Still, it does not mean that each time you see a home being messie, that means something is wrong with the person. Sometimes they may be just overwhelmed and would appreciate external help to clean.

In my home, my mom is also showing signs of being a messie- she does not throw biscuits or food wrappers in the dustbin but instead put them around the table and chair surface. For her, it is more of her forgetfulness (and she has Alzheimer like symptoms).

But, if a person is a hoarder due to some inner conflict, he/she would get very upset and angry when you try to offer help, or heavens forbid, got rid of their stuff without their knowledge!

For such persons, even if the “Hoarders” crew came and do a thorough clean up and got rid of all the junk, they would be back to hoarding in no time. In fact, the sight of a clean home may overwhelm them greatly. Self help books and the many inspirational YouTube videos that even show how it could be done step by step ….would not be of much help.

Further in her book , Linda also mentioned that she had worked alongside Veronika Schroter, a psychotherapy practitioner and compulsive hoarding specialist in Freiburg, Germany. She also shared insights from Veronica’s findings in her book which I hope it would be useful for those who wish to get out of the habit of hoarding or are family members/friends living with hoarders.

Therapy, both group and individual sessions can help a person with hoarding tendencies. By analyzing their life story and tracking down the causes, they need to learn to lovingly accept themselves with their story. They rediscover their own dignity and self esteem. Out of their own initiative, they are able to tackle the mess step by step.

Most of the time, we need to address issues with hoarding due to hygienic reasons, as well as if we have children at home or to avoid the mess to be a tripping hazard. It would also need to be addressed due to complaint from landlords or neighbors.

If we were to live with a family member who is a hoarder, cleaning up or getting someone to clean up the mess would not help as it does not instill the sense of responsibility in the person. It actually made the person felt worse.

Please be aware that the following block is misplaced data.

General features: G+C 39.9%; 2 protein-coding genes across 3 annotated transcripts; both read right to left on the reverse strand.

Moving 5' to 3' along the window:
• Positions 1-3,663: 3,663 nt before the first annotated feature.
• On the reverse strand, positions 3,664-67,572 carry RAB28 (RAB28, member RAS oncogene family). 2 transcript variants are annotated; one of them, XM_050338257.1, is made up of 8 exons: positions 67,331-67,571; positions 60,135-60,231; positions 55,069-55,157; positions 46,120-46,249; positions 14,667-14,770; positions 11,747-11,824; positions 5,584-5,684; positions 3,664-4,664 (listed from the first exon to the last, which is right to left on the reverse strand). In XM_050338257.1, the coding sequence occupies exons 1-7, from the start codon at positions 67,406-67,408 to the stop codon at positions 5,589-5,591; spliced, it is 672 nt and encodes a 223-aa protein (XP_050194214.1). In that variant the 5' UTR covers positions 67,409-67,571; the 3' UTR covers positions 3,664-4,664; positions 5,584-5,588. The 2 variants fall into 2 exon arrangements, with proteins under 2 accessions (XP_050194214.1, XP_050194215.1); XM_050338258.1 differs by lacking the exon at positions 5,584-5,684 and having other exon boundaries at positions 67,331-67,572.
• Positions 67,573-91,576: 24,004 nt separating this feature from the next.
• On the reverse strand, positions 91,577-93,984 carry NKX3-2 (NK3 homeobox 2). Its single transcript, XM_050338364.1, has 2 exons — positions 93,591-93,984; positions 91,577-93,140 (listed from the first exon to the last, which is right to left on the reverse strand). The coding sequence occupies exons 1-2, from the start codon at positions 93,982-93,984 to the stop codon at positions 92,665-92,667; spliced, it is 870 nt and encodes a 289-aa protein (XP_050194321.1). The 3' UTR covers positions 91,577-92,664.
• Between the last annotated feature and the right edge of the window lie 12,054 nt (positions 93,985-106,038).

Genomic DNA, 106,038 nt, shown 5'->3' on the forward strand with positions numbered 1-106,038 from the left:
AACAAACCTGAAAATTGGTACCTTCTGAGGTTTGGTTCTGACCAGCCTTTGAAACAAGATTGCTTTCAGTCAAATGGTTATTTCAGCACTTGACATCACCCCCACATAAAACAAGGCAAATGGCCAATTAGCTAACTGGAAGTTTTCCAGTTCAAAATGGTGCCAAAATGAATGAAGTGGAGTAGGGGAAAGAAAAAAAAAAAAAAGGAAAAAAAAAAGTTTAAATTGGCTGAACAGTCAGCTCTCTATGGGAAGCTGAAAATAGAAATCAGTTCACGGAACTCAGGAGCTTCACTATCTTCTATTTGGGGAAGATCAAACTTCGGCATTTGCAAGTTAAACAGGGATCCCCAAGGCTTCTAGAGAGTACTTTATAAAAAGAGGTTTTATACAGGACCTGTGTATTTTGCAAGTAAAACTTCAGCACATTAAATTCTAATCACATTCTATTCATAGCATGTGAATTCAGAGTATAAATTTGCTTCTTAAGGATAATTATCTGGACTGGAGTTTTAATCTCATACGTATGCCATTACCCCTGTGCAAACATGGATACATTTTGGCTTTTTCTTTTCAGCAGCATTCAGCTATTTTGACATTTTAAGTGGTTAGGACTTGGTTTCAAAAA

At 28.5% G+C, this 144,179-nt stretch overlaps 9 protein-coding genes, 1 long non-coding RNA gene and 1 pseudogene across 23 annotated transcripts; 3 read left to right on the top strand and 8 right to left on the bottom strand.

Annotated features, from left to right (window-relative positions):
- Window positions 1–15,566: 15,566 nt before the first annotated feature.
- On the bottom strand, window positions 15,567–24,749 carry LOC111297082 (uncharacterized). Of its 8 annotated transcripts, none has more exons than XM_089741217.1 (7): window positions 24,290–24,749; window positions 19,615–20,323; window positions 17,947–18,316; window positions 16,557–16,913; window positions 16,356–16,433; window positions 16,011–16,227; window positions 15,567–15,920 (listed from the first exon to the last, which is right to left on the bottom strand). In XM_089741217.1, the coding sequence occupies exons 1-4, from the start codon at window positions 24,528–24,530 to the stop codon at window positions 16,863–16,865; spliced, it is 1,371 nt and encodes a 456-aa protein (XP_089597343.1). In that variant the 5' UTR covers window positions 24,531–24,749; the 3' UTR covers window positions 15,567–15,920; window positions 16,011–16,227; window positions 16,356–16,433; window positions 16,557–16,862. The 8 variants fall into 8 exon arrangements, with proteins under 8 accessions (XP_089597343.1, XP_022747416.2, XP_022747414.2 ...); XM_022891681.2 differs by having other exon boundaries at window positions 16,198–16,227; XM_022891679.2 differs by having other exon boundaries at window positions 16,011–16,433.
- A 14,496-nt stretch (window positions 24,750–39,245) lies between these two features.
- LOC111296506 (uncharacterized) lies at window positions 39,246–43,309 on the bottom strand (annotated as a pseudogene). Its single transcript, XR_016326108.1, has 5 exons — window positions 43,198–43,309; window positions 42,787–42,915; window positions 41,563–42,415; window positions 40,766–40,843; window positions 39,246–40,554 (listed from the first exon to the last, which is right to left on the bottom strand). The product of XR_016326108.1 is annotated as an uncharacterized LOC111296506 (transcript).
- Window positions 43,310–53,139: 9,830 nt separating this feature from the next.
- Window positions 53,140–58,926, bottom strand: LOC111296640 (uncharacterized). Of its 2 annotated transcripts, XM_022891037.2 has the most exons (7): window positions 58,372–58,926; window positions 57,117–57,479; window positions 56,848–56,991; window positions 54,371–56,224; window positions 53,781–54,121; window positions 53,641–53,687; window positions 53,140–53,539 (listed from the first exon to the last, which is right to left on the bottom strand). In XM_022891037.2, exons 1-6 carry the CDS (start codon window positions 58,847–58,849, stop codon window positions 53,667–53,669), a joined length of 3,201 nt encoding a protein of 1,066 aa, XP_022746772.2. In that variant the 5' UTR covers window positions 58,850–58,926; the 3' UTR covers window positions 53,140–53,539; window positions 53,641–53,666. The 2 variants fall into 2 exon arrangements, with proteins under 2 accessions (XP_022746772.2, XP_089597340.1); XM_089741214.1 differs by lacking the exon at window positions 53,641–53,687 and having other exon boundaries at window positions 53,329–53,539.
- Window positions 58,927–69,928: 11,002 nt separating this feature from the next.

In the book, it is suggested that a messie is brought to an individual group or counselling. It is helpful for them to be able to share with other sufferers where the isolation is broken and they receive help and support for their own healing journey.

However, there are exceptions depending on the scenario.

In the case of my mom who is elderly, forgetful and frail, I find it easier for me to clean after her than to get her to change. It happened before that I have gotten upset with the mess and nagged her for just discarding wrappers all over the place like table surfaces, floors and the empty chair next to her. She became so upset and threw a tantrum, lasting about few hours (till she forgets about it).  It was not worth it as I would need to spend even more energy to pacify her.

As I am staying with her, I am able to clean up the pile of used wrappers immediately but I usually do it after she leaves the area as sometimes she may insists to keep those wrappers to help ‘wrap up prawns’ (in the past when she still cooked she would buy prawns back, washed them and placed them in small plastic before putting in the fridge) or other foodstuff. I would try to clean as soon as I could as some of these wrappers have food bits left in them (like chocolate stuck to wrappers) and biscuit crumbs that dropped on the floor.